10 tips for a great first impression with students (by Brad Patterson)

For a long time I thought the key to making a good first impression was being “nice”… if only it were that simple. Below you’ll find 10 ideas to help re-investigate how you introduce yourself, your course and your classroom environment. Please feel free to agree, disagree and share your valuable reactions in the comments.



Impression comes from Latin imprimere which meansto press onto or upon”. Who needs pressure when first making an acquaintance? With this in mind, there is no need for fireworks in that first class. My two cents: grow slowly on your students. Resist over-doing it, or sharing too much of yourself in the beginning. Keep them wondering.


As they come in you can greet them individually. Smile with your eyes, and if they smile at you, meet that expression equally. Again, my philosophy is to grow slowly on them so that means meeting them wherever they are and building from there.


Never would I have imagined I’d repeat that phrase, and yet it has its truth in certain circumstances. I am someone who prefers to dress down. Comfort over style… crocs, shorts and t-shirt in the summer.

However, how we appear is one of the most important things about a first impression, so we might as well start off on the right foot (or a common foot). Take care to dress to typical standards for your cultural setting and if you decide to wear something new, wear it around the house for a day or two so you feel comfortable in it on that first day.


Tons of international friends have visited my family in the US and they have always been blown away at how easily they communicate with my mom. Her enunciation, the words she chooses, the way she connects to see if that person is understanding… her PATIENCE. I’ve learned a lot from my mom, just as she did from her mother. A family of teachers, we are. Read your students’ expressions and know whether you need to turn the English knob more towards “easy” or more towards “they get it!”


A) Know your students’ culture. If you’re new in an environment, it might help to read a book exploring some of the intercultural differences.

b) Meet them on their level. EXAMPLE: if you’re teaching abroad, you could choose to provide a quote or two in the students’ native language. Using an anecdote from their culture demonstrates two things: 1) that you’re also on the language-learning path and 2) that you accept their culture and hence them. (If you’re a NNEST teaching in your homeland, please feel free to leave a tip about how you identify with your local students while still bringing a foreign language to the table.)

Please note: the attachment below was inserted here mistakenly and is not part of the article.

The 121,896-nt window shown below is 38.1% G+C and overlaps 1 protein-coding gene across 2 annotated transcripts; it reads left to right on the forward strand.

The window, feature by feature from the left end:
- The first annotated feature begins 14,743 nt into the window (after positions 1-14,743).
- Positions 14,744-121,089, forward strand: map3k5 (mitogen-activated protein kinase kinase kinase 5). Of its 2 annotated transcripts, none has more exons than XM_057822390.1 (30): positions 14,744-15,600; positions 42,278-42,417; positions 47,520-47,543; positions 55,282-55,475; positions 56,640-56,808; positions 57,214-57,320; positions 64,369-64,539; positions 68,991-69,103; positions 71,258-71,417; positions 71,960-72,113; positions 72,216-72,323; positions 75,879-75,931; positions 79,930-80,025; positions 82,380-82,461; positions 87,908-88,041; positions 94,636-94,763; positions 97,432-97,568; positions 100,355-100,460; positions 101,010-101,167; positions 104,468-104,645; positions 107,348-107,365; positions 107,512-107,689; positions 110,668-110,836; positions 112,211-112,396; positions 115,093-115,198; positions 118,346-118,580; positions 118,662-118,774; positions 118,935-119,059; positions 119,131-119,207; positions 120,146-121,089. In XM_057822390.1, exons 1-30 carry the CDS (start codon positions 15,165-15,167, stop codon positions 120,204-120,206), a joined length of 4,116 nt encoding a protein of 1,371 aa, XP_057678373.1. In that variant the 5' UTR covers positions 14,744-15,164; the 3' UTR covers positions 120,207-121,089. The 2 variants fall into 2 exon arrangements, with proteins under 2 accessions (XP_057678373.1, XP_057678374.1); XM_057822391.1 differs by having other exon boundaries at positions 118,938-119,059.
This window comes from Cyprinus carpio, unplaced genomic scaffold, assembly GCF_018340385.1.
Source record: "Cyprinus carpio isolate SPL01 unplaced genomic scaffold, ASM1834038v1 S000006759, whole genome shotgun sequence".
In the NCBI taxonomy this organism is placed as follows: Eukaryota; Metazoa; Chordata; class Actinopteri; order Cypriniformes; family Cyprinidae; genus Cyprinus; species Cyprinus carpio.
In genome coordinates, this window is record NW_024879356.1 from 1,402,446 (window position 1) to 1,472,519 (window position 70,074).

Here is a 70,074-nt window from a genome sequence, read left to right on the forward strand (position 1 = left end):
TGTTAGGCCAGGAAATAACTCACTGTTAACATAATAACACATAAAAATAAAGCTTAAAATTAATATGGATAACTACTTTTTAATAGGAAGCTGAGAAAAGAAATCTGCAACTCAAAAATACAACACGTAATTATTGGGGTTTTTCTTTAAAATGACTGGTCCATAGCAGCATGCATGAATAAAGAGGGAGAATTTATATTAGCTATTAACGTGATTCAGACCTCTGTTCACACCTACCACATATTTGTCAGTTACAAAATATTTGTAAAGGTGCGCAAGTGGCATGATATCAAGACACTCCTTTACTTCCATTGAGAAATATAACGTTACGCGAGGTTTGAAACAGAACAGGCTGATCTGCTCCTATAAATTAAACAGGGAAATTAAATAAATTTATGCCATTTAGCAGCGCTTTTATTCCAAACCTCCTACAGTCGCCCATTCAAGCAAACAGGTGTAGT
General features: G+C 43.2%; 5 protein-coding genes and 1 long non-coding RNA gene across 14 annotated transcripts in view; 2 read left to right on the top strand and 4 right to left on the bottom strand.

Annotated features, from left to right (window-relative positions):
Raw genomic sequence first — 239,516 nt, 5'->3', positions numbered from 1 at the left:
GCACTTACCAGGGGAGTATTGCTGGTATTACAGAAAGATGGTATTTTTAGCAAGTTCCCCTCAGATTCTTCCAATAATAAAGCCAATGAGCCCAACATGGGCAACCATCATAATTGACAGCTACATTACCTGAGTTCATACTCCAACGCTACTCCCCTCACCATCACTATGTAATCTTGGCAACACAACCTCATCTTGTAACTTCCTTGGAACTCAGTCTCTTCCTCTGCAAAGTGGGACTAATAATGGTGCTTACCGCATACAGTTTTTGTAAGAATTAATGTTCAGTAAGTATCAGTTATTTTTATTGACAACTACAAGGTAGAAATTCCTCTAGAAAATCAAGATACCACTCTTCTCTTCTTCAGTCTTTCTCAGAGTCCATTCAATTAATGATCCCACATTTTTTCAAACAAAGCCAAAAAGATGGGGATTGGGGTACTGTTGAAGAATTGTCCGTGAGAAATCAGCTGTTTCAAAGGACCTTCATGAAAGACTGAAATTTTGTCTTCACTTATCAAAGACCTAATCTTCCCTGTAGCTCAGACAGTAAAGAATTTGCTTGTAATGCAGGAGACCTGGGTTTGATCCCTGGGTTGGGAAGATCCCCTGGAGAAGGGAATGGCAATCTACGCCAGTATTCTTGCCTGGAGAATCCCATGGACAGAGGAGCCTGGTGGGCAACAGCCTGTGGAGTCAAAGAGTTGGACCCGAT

It’s very important to show our students we accept them and the previous 5 steps will help (and hopefully they’ll accept us too!). But that’s not enough to develop a successful classroom rapport; we need them to approve the learning environment and each other as well. So, you’ll want to prepare some fun, engaging activities, warmers, or ice-breakers for that first class.

Here is the wonderful crowd-sourced August blog carnival with TONS of great activities to choose from. A true gold-mine of resources!

Brad teaching in China


Students are curious about you and their classmates, but they also want to know where the class is headed. Explain this to them in a simple and brief manner. Hit on classroom experiences that you’ve historically seen as “winners” with previous classes. This may also be a good time to let them know what their role will be in the months ahead. Empowering them early on can really change the classroom dynamic.


How are chairs arranged? What do you have on the walls? Could it be more welcoming, more student-centered, more open?

9) LEAVE THEM HANGING with a … to be continued …

Whether it’s Charles Dickens’s weekly installments of “A Tale of Two Cities”, Modern Hollywood films or TV shows, the wily writer will leave their audience wanting more by finishing with a “cliffhanger”.

When you draw that first class to a close, leave them with something that will make the next class something they really don’t want to miss. Possibly introduce an activity for which the final result or conclusion will have to wait until the following meeting.


The best way to make a great first impression is by being a confident and successful teacher. The ideas and community available on the net are amazing for professional development, and Teaching Village is a very, very fine example so I wholeheartedly recommend you subscribe and follow Barbara’s PLN starter list if you’re on twitter.

Note: This article by Brad Patterson originally appeared on Teaching Village, and is licensed under a Creative Commons, Attribution-Non Commercial, No Derivatives 3.0 License. If you wish to share it you must re-publish it “as is”, and retain any credits, acknowledgements, and hyperlinks within it.

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32 Responses

  1. Barbara says:

    I love your ideas, Brad! I’ve found myself becoming a “kinder and gentler” teacher over the years as well. I guess I don’t feel as nervous about moving slowing, or allowing space for connections to develop. I like it!

    Thanks also for the Starter PLN plug–always appreciated 🙂

  2. Tyson Seburn says:

    Have you ever heard of “smizing” (https://youtu.be/yZhRz6DZSrM)? =) Thank you to my love of reality TV–new words abound! Very workable suggestions for new teachers, Brad.=)

    • Tips from Tyra… actually my version of smiling with the eyes is just a bit warmer, but whatever floats your boat (or the students’ boat). Cheers, Ty !

    • mattledding says:

      Ty, I dug a little deeper into the world of smizing, and there is definitely a very, very, very funny class to be carved out of it.

      I don’t know if it would be a good first ever class though…

  3. mattledding says:

    Great article Brad… I especially like number one, which is not as obvious to a nervous teacher. They won’t run away if we don’t chase them…

    In some schools (with children) teachers are warned against smiling until Christmas. Thoughts?

    • Hey Matt ! Thanks for stopping by and commenting.

      In the end, the best way to make a good first impression is to know that environment/community well, which is what I was alluding to by no.5 “do your homework”